Photos of Bhutan

- The Tiger’s Nest Monastery (Taktshang Goemba), Bhutan’s most famous monastery, is built on the side of a cliff 2,950 m (9,678 ft) above the Paro Valley. The Buddhist monastery is built into the rock face and can be accessed from several directions. Guru Rinpoche is credited with bringing Buddhism to Bhutan. According to a legend, the Guru Rinpoche (the second Buddha) founded the monastery after flying from Tibet to Bhutan on the back of a tigress to subdue a demon, Singye Samdrup, who was troubling the valley’s resident. He meditated at the site for three months and anointed it as a monastery. The first monastery was built in 1692, but due to fires and age, the structure was rebuilt numerous times. The most recent reconstruction was completed in 2005, following a fire in 1998.



After Britain’s victory in the 1865 Duar War, Britain and Bhutan signed the Treaty of Sinchulu, under which Bhutan would receive an annual subsidy in exchange for ceding land to British India. Ugyen WANGCHUCK -- who had served as the de facto ruler of an increasingly unified Bhutan and had improved relations with the British toward the end of the 19th century -- was named king in 1907. Three years later, a treaty was signed whereby the British agreed not to interfere in Bhutanese internal affairs, and Bhutan allowed Britain to direct its foreign affairs. Bhutan negotiated a similar arrangement with independent India in 1949. The Indo-Bhutanese Treaty of Friendship returned to Bhutan a small piece of the territory annexed by the British, formalized the annual subsidies the country received, and defined India's responsibilities in defense and foreign relations. Under a succession of modernizing monarchs beginning in the 1950s, Bhutan joined the UN in 1971 and slowly continued its engagement beyond its borders.

In 2005, King Jigme Singye WANGCHUCK unveiled the draft of Bhutan's first constitution -- which introduced major democratic reforms -- and held a national referendum for its approval. The King abdicated the throne in 2006 in favor of his son, Jigme Khesar Namgyel WANGCHUCK. In 2007, India and Bhutan renegotiated their treaty, eliminating the clause that stated that Bhutan would be "guided by" India in conducting its foreign policy, although Thimphu continues to coordinate closely with New Delhi. In 2008, Bhutan held its first parliamentary election in accordance with the constitution. Bhutan experienced a peaceful turnover of power following a parliamentary election in 2013, which resulted in the defeat of the incumbent party. In 2018, the incumbent party again lost the parliamentary election. In 2024, of the more than 100,000 ethnic Nepali -- predominantly Lhotshampa -- refugees who fled or were forced out of Bhutan in the 1990s, about 6,500 remain displaced in Nepal.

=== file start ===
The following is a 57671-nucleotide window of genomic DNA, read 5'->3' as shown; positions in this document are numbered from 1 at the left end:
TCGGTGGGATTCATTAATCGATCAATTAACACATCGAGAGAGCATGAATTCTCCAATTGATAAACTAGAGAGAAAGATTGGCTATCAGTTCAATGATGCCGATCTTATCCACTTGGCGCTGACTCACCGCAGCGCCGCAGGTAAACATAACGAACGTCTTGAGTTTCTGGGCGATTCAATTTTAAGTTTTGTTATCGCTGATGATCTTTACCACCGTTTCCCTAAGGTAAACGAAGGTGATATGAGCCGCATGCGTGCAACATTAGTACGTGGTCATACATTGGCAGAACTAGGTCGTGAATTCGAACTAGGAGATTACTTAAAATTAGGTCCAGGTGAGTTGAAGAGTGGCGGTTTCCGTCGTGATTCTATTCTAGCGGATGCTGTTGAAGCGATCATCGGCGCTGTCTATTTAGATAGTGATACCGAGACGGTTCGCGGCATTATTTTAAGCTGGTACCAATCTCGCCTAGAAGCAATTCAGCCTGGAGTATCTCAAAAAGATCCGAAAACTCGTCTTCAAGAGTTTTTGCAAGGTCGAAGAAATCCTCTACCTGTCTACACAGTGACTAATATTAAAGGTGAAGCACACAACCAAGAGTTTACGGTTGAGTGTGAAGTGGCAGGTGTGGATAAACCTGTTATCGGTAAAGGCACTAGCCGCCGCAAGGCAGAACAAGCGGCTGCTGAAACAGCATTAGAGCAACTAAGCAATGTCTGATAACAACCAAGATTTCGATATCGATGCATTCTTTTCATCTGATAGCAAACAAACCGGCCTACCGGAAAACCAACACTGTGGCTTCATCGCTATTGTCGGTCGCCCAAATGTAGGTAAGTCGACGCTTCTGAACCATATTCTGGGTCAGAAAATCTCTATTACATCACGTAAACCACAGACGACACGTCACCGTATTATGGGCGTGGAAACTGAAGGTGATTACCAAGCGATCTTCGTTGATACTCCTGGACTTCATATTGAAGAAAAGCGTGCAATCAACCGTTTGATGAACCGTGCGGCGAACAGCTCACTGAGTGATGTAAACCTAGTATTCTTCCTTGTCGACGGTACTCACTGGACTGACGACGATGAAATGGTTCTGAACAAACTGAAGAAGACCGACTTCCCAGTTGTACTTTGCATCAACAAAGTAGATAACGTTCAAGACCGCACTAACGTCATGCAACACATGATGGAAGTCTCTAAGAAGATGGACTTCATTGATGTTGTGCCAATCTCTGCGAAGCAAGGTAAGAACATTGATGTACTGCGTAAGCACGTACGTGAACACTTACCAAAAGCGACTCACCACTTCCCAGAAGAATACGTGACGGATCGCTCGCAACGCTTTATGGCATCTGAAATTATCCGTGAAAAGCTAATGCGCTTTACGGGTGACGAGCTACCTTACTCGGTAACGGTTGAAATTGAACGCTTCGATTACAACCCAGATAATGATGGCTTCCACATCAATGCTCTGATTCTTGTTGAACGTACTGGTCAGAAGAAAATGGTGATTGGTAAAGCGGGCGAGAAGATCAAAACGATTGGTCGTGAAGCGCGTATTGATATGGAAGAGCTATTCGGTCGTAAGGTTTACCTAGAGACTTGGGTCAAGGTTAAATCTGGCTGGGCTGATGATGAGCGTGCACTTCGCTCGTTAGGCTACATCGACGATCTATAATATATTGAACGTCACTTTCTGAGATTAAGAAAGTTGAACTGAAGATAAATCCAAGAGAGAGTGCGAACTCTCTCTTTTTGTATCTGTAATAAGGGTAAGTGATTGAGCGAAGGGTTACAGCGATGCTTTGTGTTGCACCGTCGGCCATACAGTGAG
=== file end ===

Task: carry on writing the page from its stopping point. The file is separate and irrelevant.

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Southern Asia, between China and India

Geographic coordinates

27 30 N, 90 30 E


total: 38,394 sq km

land: 38,394 sq km

water: 0 sq km

comparison ranking: total 136

Area - comparative

slightly larger than Maryland; about one-half the size of Indiana

Area comparison map:
Area comparison map

Land boundaries

total: 1,136 km

border countries (2): China 477 km; India 659 km


0 km (landlocked)

Maritime claims

none (landlocked)


varies; tropical in southern plains; cool winters and hot summers in central valleys; severe winters and cool summers in Himalayas


mostly mountainous with some fertile valleys and savanna


highest point: Gangkar Puensum 7,570 m

lowest point: Drangeme Chhu 97 m

mean elevation: 2,220 m

Natural resources

timber, hydropower, gypsum, calcium carbonate

Land use

agricultural land: 13.6% (2018 est.)

arable land: 2.6% (2018 est.)

permanent crops: 0.3% (2018 est.)

permanent pasture: 10.7% (2018 est.)

forest: 85.5% (2018 est.)

other: 0.9% (2018 est.)

Irrigated land

320 sq km (2012)

Natural hazards

violent storms from the Himalayas are the source of the country's Bhutanese name, which translates as Land of the Thunder Dragon; frequent landslides during the rainy season

Geography - note

landlocked; strategic location between China and India; controls several key Himalayan mountain passes

People and Society


total: 884,546

male: 457,665

female: 426,881 (2024 est.)

comparison rankings: female 165; male 163; total 165


noun: Bhutanese (singular and plural)

adjective: Bhutanese

Ethnic groups

Ngalop (also known as Bhote) 50%, ethnic Nepali 35% (predominantly Lhotshampas), indigenous or migrant tribes 15%


Sharchopkha 28%, Dzongkha (official) 24%, Lhotshamkha 22%, other 26% (includes foreign languages) (2005 est.)


Lamaistic Buddhist 75.3%, Indian- and Nepali-influenced Hinduism 22.1%, other 2.6% (2005 est.)

Age structure

0-14 years: 23.1% (male 104,771/female 99,981)

15-64 years: 70.2% (male 322,497/female 298,324)

65 years and over: 6.7% (2024 est.) (male 30,397/female 28,576)

2023 population pyramid:
2023 population pyramid

Dependency ratios

total dependency ratio: 40.7

youth dependency ratio: 32.1

elderly dependency ratio: 8.6

potential support ratio: 11.1 (2021 est.)

Median age

total: 30.7 years (2024 est.)

male: 31.1 years

female: 30.3 years

comparison ranking: total 134

Population growth rate

0.95% (2024 est.)

comparison ranking: 98

Birth rate

15.3 births/1,000 population (2024 est.)

comparison ranking: 106

Death rate

5.9 deaths/1,000 population (2024 est.)

comparison ranking: 158

Net migration rate

0 migrant(s)/1,000 population (2024 est.)

comparison ranking: 92


urban population: 44.4% of total population (2023)

rate of urbanization: 2.52% annual rate of change (2020-25 est.)

total population growth rate v. urban population growth rate, 2000-2030

Major urban areas - population

203,000 THIMPHU (capital) (2018)

Sex ratio